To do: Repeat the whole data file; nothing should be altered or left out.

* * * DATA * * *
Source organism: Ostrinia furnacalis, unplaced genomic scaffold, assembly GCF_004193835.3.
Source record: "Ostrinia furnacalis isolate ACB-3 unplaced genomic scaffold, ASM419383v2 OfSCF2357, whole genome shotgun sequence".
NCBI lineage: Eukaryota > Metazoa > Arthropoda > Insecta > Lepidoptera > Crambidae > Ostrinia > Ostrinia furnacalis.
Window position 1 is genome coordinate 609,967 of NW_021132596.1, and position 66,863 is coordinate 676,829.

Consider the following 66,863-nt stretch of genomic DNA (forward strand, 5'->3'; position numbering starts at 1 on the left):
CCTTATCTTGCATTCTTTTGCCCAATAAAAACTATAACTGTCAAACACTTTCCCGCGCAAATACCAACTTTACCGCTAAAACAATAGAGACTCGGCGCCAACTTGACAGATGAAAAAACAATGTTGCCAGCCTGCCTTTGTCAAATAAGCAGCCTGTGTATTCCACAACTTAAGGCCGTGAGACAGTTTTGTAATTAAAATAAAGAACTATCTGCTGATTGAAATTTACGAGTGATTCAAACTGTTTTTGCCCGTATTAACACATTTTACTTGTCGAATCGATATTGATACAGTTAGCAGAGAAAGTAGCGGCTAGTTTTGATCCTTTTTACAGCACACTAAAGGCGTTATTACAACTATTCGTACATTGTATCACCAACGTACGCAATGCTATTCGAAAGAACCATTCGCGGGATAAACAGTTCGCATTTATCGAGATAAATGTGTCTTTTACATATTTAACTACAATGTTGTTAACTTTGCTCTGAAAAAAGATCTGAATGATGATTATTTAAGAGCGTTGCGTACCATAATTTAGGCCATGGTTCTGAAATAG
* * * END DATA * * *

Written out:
Source organism: Ostrinia furnacalis, unplaced genomic scaffold, assembly GCF_004193835.3.
Source record: "Ostrinia furnacalis isolate ACB-3 unplaced genomic scaffold, ASM419383v2 OfSCF2357, whole genome shotgun sequence".
NCBI lineage: Eukaryota > Metazoa > Arthropoda > Insecta > Lepidoptera > Crambidae > Ostrinia > Ostrinia furnacalis.
Window position 1 is genome coordinate 609,967 of NW_021132596.1, and position 66,863 is coordinate 676,829.

Consider the following 66,863-nt stretch of genomic DNA (forward strand, 5'->3'; position numbering starts at 1 on the left):
CCTTATCTTGCATTCTTTTGCCCAATAAAAACTATAACTGTCAAACACTTTCCCGCGCAAATACCAACTTTACCGCTAAAACAATAGAGACTCGGCGCCAACTTGACAGATGAAAAAACAATGTTGCCAGCCTGCCTTTGTCAAATAAGCAGCCTGTGTATTCCACAACTTAAGGCCGTGAGACAGTTTTGTAATTAAAATAAAGAACTATCTGCTGATTGAAATTTACGAGTGATTCAAACTGTTTTTGCCCGTATTAACACATTTTACTTGTCGAATCGATATTGATACAGTTAGCAGAGAAAGTAGCGGCTAGTTTTGATCCTTTTTACAGCACACTAAAGGCGTTATTACAACTATTCGTACATTGTATCACCAACGTACGCAATGCTATTCGAAAGAACCATTCGCGGGATAAACAGTTCGCATTTATCGAGATAAATGTGTCTTTTACATATTTAACTACAATGTTGTTAACTTTGCTCTGAAAAAAGATCTGAATGATGATTATTTAAGAGCGTTGCGTACCATAATTTAGGCCATGGTTCTGAAATAG